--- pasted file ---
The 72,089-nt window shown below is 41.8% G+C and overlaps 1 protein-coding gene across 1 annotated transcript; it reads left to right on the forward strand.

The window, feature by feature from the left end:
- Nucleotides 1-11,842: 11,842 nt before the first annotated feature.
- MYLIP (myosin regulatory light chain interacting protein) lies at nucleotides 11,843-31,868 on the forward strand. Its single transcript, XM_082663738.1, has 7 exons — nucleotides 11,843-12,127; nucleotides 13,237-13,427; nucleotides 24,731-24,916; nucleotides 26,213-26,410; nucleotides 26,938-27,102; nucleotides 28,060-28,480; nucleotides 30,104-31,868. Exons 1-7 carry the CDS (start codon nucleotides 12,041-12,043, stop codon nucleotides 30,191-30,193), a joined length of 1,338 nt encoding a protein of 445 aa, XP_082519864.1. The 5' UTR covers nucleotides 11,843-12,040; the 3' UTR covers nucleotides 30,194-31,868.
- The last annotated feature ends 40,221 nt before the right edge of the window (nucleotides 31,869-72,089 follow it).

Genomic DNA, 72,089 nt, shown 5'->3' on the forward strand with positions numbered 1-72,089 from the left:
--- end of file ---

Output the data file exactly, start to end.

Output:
The 72,089-nt window shown below is 41.8% G+C and overlaps 1 protein-coding gene across 1 annotated transcript; it reads left to right on the forward strand.

The window, feature by feature from the left end:
- Nucleotides 1-11,842: 11,842 nt before the first annotated feature.
- MYLIP (myosin regulatory light chain interacting protein) lies at nucleotides 11,843-31,868 on the forward strand. Its single transcript, XM_082663738.1, has 7 exons — nucleotides 11,843-12,127; nucleotides 13,237-13,427; nucleotides 24,731-24,916; nucleotides 26,213-26,410; nucleotides 26,938-27,102; nucleotides 28,060-28,480; nucleotides 30,104-31,868. Exons 1-7 carry the CDS (start codon nucleotides 12,041-12,043, stop codon nucleotides 30,191-30,193), a joined length of 1,338 nt encoding a protein of 445 aa, XP_082519864.1. The 5' UTR covers nucleotides 11,843-12,040; the 3' UTR covers nucleotides 30,194-31,868.
- The last annotated feature ends 40,221 nt before the right edge of the window (nucleotides 31,869-72,089 follow it).

Genomic DNA, 72,089 nt, shown 5'->3' on the forward strand with positions numbered 1-72,089 from the left: